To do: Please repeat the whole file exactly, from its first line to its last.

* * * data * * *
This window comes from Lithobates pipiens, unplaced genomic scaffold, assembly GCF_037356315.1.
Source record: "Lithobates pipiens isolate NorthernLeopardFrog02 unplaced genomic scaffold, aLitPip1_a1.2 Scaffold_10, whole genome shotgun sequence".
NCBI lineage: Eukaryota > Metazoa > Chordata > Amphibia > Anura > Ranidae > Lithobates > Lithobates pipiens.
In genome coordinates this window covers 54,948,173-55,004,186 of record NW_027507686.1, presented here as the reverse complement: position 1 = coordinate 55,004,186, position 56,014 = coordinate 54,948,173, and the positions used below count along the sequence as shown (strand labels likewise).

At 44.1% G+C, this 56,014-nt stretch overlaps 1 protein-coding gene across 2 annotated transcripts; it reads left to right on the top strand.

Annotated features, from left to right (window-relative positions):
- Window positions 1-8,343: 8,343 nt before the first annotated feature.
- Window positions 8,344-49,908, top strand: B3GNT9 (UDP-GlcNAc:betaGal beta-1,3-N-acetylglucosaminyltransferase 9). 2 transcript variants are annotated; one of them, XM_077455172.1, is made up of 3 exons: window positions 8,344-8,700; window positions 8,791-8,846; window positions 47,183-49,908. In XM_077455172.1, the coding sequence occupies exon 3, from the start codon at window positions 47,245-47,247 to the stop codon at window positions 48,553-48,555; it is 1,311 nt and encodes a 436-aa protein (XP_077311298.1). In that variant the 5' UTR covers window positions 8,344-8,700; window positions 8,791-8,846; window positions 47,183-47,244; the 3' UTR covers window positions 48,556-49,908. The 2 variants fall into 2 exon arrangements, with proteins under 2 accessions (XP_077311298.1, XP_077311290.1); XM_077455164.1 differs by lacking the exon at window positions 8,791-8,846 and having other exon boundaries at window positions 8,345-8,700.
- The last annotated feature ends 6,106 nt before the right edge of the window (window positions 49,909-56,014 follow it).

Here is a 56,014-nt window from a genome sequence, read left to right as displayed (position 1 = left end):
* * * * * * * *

This window comes from Lithobates pipiens, unplaced genomic scaffold, assembly GCF_037356315.1.
Source record: "Lithobates pipiens isolate NorthernLeopardFrog02 unplaced genomic scaffold, aLitPip1_a1.2 Scaffold_10, whole genome shotgun sequence".
NCBI lineage: Eukaryota > Metazoa > Chordata > Amphibia > Anura > Ranidae > Lithobates > Lithobates pipiens.
In genome coordinates this window covers 54,948,173-55,004,186 of record NW_027507686.1, presented here as the reverse complement: position 1 = coordinate 55,004,186, position 56,014 = coordinate 54,948,173, and the positions used below count along the sequence as shown (strand labels likewise).

At 44.1% G+C, this 56,014-nt stretch overlaps 1 protein-coding gene across 2 annotated transcripts; it reads left to right on the top strand.

Annotated features, from left to right (window-relative positions):
- Window positions 1-8,343: 8,343 nt before the first annotated feature.
- Window positions 8,344-49,908, top strand: B3GNT9 (UDP-GlcNAc:betaGal beta-1,3-N-acetylglucosaminyltransferase 9). 2 transcript variants are annotated; one of them, XM_077455172.1, is made up of 3 exons: window positions 8,344-8,700; window positions 8,791-8,846; window positions 47,183-49,908. In XM_077455172.1, the coding sequence occupies exon 3, from the start codon at window positions 47,245-47,247 to the stop codon at window positions 48,553-48,555; it is 1,311 nt and encodes a 436-aa protein (XP_077311298.1). In that variant the 5' UTR covers window positions 8,344-8,700; window positions 8,791-8,846; window positions 47,183-47,244; the 3' UTR covers window positions 48,556-49,908. The 2 variants fall into 2 exon arrangements, with proteins under 2 accessions (XP_077311298.1, XP_077311290.1); XM_077455164.1 differs by lacking the exon at window positions 8,791-8,846 and having other exon boundaries at window positions 8,345-8,700.
- The last annotated feature ends 6,106 nt before the right edge of the window (window positions 49,909-56,014 follow it).

Here is a 56,014-nt window from a genome sequence, read left to right as displayed (position 1 = left end):